Day By Day

Wednesday, November 05, 2008

Now the Truth Can Be Told

Writing in the WSJ, Jeffrey Shapiro admits:

The treatment President Bush has received from this country is nothing less than a disgrace. The attacks launched against him have been cruel and slanderous, proving to the world what little character and resolve we have. The president is not to blame for all these problems. He never lost faith in America or her people, and has tried his hardest to continue leading our nation during a very difficult time.

Our failure to stand by the one person who continued to stand by us has not gone unnoticed by our enemies. It has shown to the world how disloyal we can be when our president needed loyalty -- a shameful display of arrogance and weakness that will haunt this nation long after Mr. Bush has left the White House.

Read the whole thing here.

What disingenuous crap! (And I am one who still feels that Dubya has been a fine President, maybe even a great one.) Shapiro is a Democrat, a former Kerry staffer, whose motives in writing this are all too transparent.

First, he waited until the election was safely in the bag and Obama elected to tell the truth. To come clean long after the damage to Bush and to the country as a whole has been done reflects no honor on the truth-teller.

Secondly, he fails to identify the culprits. Instead he blames all "Americans" and "the country". Honesty would have meant fingering the real liars -- Democrat operatives and their toadies in the MSM. By diffusing the blame, he essentially allows the originators of the vicious libels to escape scot free.

Finally, and most perfidiously, he is issuing this protest in order to advance the argument that antagonism to future presidents, especially to the "One" will be detrimental to the country and that those who attack Obama will be shamefully disloyal to America.

Yes, the attacks on President Bush were disgraceful, but so too is special pleading like this.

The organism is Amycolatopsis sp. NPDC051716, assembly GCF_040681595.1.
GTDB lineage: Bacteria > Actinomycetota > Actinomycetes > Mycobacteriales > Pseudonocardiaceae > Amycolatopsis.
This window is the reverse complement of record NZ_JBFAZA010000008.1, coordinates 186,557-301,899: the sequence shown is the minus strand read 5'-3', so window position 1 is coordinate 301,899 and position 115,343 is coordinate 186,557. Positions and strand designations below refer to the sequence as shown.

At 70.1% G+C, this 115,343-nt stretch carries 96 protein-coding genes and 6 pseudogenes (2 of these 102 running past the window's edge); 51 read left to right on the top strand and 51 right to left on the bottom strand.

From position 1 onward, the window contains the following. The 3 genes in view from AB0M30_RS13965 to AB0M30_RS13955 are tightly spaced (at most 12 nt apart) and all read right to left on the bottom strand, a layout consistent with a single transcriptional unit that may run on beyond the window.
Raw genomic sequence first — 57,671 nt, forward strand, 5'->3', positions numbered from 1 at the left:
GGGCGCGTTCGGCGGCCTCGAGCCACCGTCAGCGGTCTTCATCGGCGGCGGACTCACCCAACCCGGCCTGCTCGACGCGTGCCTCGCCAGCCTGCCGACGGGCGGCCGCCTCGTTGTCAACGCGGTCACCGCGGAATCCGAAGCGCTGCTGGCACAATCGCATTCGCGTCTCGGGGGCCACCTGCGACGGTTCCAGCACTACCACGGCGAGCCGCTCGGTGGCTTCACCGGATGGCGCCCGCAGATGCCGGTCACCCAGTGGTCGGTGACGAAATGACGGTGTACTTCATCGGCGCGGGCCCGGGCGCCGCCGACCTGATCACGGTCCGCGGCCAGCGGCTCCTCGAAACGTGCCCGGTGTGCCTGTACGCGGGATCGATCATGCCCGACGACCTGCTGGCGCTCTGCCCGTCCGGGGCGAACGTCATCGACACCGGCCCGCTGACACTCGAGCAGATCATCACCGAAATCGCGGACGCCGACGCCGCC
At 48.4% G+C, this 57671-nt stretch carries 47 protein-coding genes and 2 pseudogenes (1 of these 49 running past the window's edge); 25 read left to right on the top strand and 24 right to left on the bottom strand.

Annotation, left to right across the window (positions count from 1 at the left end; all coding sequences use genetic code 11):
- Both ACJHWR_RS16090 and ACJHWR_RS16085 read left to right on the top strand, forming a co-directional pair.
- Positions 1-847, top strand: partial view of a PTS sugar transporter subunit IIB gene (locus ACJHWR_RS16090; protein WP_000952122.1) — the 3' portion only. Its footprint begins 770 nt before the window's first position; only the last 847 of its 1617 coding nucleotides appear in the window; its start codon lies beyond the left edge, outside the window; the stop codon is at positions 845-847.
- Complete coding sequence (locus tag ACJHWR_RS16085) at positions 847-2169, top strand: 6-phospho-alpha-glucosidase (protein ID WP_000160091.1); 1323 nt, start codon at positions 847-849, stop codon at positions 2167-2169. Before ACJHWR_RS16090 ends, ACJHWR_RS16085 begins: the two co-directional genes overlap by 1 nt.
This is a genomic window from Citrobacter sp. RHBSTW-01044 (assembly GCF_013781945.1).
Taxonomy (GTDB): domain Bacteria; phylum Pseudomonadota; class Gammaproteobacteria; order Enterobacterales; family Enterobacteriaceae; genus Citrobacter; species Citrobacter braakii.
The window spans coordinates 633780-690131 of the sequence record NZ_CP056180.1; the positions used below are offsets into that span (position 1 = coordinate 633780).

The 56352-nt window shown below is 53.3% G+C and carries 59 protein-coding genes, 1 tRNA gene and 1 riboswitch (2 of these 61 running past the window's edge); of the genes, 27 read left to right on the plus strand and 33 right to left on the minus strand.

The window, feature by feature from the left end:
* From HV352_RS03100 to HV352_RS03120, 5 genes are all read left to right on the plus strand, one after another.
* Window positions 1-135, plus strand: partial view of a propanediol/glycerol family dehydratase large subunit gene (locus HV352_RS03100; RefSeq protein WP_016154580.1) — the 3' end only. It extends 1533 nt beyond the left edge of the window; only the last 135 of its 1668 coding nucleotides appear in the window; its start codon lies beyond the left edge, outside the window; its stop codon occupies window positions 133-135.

Lawyers..., faugh!


Another Democrat operative, David Greenberg, comes forward after the election to admit that there was massive misrepresentation on the part of his Party and its MSM toadys.

In the weeks before Election Day, we heard regularly that John McCain was running the sleaziest campaign in a generation, if not in American history. That claim might strike some as another case of journalistic weakness for hyperbole. After all, we've also heard claims that this was the most important election of our lifetimes (as if the outcome of the 2000 race hadn't altered history), assertions that the Internet changed everything this year (though Obama surely would have won without it), and effusions about young people's unprecedented engagement (an echo of 1992, when youth turnout actually spiked—as it did not this year).


But unlike those exaggerations, the line about McCain threatens to stain a man's name for history. And when viewed without partisan blinders or presentist lenses, the charge doesn't hold up. Indeed, it says more about today's political culture, which has grown unusually high-minded, and the emotions that Americans invest in presidential elections, which are unfailingly intense, than it does about McCain himself.


Indeed, McCain's campaign probably wasn't even the dirtiest of 2008—a prize that belongs, arguably, to Obama himself for ascribing racism to Bill and Hillary Clinton in the days between the New Hampshire and South Carolina primaries.
Read it here.

Again there are ulterior motives at work in this admission of truth. Greenberg works for the Clintons and wants to portray Hillary as being, along with McCain, a victim of a vicious and unscrupulous Obama campaign.

Funny how Democrats only tell the truth when it is in their interests to do so.